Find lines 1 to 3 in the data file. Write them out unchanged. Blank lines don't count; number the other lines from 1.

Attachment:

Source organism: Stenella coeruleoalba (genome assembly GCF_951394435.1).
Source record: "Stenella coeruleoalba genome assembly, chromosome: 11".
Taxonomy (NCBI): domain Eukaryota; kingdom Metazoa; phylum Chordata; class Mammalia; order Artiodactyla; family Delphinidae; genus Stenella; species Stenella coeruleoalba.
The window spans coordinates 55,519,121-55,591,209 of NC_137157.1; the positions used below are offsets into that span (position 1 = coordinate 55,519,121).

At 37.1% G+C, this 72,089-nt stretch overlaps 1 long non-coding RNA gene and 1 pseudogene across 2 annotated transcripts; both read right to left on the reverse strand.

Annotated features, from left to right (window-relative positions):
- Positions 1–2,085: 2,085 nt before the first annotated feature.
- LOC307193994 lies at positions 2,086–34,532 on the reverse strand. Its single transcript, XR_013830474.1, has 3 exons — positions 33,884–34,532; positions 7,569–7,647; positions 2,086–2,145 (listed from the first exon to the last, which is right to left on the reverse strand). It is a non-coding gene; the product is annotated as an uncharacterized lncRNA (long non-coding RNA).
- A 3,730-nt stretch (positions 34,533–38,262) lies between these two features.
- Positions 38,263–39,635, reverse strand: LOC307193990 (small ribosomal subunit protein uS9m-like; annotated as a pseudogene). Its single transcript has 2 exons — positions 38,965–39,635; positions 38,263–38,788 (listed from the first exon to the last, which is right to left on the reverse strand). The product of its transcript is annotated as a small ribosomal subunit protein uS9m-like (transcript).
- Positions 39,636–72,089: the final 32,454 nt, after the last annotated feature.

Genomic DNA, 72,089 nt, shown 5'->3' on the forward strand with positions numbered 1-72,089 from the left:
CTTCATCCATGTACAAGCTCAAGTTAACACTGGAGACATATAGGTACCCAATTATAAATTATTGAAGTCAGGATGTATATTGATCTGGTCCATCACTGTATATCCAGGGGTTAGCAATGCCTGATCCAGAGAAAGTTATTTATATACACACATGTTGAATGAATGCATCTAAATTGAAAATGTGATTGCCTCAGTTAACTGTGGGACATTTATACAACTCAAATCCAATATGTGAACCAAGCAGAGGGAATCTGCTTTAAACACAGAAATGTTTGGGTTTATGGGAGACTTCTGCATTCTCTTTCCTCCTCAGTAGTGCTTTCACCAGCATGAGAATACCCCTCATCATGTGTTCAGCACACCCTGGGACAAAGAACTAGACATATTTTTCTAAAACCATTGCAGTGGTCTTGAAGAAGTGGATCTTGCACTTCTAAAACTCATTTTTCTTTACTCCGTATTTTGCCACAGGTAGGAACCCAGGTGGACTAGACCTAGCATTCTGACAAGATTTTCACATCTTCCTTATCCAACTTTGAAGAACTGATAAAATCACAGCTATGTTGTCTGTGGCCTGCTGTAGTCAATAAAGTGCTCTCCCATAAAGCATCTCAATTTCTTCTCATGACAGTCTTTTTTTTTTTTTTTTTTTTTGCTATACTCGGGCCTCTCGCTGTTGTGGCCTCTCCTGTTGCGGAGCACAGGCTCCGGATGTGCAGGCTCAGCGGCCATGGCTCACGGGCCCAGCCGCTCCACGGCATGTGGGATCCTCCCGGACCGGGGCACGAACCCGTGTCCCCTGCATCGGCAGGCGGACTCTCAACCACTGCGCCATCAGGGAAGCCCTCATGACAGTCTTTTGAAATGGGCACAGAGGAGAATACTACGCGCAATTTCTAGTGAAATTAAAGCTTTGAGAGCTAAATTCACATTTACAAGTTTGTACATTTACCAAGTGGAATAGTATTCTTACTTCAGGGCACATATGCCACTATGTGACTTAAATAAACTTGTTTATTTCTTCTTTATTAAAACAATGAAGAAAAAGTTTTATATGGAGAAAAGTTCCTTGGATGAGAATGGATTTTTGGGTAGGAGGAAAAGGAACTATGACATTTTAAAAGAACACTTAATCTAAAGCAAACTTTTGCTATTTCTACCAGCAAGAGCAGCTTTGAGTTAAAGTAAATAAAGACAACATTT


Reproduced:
Source organism: Stenella coeruleoalba (genome assembly GCF_951394435.1).
Source record: "Stenella coeruleoalba genome assembly, chromosome: 11".
Taxonomy (NCBI): domain Eukaryota; kingdom Metazoa; phylum Chordata; class Mammalia; order Artiodactyla; family Delphinidae; genus Stenella; species Stenella coeruleoalba.